March 1, 2016 – United Launch Alliance (ULA) and Blue Origin LLC, a privately-funded aerospace company owned by Amazon.com founder Jeff Bezos, entered into a public-private partnership with the U.S. Air Force to develop a new rocket propulsion system to power Vulcan — ULA’s next-generation launch system.
“While the RD-180 engine has been a remarkable success with more than 60 successful launches, we believe now is the right time for American investment in a domestic engine,” said Tory Bruno, president and chief executive officer. “As America’s ride to space, we continue to meet our goal of delivering the most reliable launch systems at the most affordable cost, while developing a new rocket which enablesbrand new opportunities for the nation’s use of space.”
ULA has been investing in the development of the Vulcan rocket for more than a year. This agreement will enhance the company’s progress integrating the BE-4 engine with the Vulcan launch vehicle.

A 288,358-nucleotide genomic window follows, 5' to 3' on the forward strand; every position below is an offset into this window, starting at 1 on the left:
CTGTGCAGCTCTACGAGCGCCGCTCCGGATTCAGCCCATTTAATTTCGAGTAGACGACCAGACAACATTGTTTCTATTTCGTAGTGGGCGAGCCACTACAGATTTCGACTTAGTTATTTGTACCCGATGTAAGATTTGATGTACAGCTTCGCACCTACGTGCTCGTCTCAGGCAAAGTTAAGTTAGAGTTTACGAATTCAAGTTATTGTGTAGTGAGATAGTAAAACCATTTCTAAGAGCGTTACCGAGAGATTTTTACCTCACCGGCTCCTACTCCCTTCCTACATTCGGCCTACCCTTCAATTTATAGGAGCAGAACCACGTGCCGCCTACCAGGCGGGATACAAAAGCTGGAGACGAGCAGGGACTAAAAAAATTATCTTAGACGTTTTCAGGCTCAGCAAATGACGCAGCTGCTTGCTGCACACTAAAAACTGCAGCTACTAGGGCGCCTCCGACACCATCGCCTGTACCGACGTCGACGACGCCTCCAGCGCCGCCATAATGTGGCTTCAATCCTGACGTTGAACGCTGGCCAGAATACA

Development of the BE-4 engine is fully funded by Blue Origin, with investment by ULA, and offers the fastest path to a domestic alternative to the RD-180. Development is on schedule to achieve qualification for flight in 2017 to support the first Vulcan flight in 2019.
The BE-4 is a liquid oxygen, liquefied natural gas (LNG) rocket engine that delivers 550,000-lbf of thrust at sea level. Two BE-4s would power each ULA Vulcan booster, providing 1,100,000-lbf thrust at liftoff. Vulcan will launch from Space Launch Complex 41 at the Cape Canaveral Air Force Station in Florida and Space Launch Complex 3 at Vandenberg Air Force Base in California. ULA is teaming in the development of the BE-4 to enable availability for national security, civil, human and commercial missions. Development of the BE-4 engine has been underway for more than four years and testing of the BE-4 components is ongoing at Blue Origin’s test facilities in West Texas.
The Air Force also awarded a separate development contract to an Aerojet Rocketdyne-ULA team for the AR1 engine.
“ULA continues to work with both Blue Origin and Aerojet Rocketdyne to pursue two options for a next-generation American engine and that is why we’re teaming with two of the world’s leading propulsion companies,” said Bruno.